On the next page, however, they sneer at Alan Garner from a great Oxfordian height, finding it 'curious' [i.e. incredible, in Oxford-speak] that he managed to come up with 'lore-master' in The Weirdstone of Brisingamen when the only precedents were the medieval poem Cursor Mundi and Tolkien's The Fellowship of the Ring. Curious, that is, if (as Garner has always claimed) he had not read LOTR before writing his own book. But both 'lore' and 'master' are common words, so by their own rule this argument is pretty lame.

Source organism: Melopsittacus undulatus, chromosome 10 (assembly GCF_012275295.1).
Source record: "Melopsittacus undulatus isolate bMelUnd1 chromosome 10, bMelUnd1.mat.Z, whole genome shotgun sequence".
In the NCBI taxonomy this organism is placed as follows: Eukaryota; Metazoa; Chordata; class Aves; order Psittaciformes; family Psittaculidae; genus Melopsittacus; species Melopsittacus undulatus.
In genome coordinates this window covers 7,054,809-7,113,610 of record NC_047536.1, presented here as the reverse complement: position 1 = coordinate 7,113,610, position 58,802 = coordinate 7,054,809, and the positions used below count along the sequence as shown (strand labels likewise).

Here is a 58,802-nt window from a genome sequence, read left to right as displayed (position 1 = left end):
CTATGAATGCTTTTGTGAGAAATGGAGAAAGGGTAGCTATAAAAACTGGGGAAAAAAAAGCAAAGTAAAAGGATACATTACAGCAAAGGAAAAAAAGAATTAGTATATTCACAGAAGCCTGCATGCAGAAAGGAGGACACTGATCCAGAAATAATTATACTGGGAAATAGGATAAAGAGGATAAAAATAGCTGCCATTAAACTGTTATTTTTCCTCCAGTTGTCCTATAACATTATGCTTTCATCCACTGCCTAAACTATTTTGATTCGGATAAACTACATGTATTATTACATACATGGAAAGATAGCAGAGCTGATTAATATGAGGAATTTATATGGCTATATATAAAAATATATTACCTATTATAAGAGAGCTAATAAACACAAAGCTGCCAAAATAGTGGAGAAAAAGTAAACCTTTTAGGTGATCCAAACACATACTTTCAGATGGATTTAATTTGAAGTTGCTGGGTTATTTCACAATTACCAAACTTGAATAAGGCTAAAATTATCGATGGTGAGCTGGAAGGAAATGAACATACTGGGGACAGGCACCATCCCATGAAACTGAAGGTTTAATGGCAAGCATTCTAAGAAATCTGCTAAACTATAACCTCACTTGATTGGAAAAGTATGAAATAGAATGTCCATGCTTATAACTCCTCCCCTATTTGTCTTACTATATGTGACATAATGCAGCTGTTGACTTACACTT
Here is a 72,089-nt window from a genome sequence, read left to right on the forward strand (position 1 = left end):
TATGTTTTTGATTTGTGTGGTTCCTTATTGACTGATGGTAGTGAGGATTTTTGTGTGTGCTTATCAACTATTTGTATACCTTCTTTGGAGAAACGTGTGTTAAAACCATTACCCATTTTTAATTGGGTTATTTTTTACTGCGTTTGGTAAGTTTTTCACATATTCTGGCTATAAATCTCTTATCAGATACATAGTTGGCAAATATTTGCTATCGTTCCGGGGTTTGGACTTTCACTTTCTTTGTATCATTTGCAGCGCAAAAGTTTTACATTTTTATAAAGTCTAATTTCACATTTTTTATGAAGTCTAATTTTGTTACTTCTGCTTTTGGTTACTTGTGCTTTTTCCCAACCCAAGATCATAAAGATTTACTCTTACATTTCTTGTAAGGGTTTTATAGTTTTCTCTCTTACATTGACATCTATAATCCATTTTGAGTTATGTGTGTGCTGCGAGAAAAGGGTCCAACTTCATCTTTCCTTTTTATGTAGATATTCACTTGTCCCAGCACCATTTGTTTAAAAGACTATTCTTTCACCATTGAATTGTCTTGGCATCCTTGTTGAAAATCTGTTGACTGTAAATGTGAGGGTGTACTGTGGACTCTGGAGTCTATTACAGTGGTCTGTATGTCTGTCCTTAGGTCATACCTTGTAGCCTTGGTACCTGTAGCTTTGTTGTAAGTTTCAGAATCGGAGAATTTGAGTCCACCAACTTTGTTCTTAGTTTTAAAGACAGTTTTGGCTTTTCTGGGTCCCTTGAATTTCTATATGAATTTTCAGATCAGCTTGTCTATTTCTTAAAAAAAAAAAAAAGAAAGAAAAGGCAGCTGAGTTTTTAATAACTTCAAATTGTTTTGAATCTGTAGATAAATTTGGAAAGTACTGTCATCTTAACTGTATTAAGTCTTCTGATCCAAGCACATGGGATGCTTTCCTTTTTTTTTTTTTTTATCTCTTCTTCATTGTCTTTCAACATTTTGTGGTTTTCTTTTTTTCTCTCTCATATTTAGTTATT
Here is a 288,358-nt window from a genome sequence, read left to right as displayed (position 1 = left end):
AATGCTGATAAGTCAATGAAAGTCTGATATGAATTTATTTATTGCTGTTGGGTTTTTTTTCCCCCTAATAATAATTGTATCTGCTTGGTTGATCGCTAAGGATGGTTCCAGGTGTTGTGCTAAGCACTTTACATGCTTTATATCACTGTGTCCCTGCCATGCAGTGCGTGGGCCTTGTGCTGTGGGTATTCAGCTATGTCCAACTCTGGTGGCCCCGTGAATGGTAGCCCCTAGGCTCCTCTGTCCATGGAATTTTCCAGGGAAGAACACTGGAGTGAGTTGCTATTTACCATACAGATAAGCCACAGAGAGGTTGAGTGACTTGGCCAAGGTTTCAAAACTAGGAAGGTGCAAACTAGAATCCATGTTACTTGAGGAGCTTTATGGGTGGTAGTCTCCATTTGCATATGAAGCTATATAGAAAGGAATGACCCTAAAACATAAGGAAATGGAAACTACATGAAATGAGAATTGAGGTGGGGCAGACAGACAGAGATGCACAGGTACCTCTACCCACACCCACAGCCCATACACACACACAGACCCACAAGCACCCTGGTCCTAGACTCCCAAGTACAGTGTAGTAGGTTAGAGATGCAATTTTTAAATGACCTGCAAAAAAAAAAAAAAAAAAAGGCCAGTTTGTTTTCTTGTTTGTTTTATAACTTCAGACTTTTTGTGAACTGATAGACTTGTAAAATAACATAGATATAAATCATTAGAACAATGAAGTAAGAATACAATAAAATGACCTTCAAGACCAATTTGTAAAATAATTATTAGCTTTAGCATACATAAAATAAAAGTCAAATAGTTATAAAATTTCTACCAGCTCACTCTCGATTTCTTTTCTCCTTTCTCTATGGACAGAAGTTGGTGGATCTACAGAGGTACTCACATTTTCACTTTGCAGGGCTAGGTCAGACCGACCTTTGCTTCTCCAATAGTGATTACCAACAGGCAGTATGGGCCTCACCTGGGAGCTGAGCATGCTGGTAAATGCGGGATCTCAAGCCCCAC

As for whether Garner had read LOTR, that's another matter (which I've discussed already in Four British Fantasists). There are plenty of similarities between the books, for sure, but I'm less inclined than many to see that kind of evidence as conclusive. I've heard about, and even experienced, some pretty weird coincidences of a similar sort, and on the whole I'm inclined to take Garner's word for it.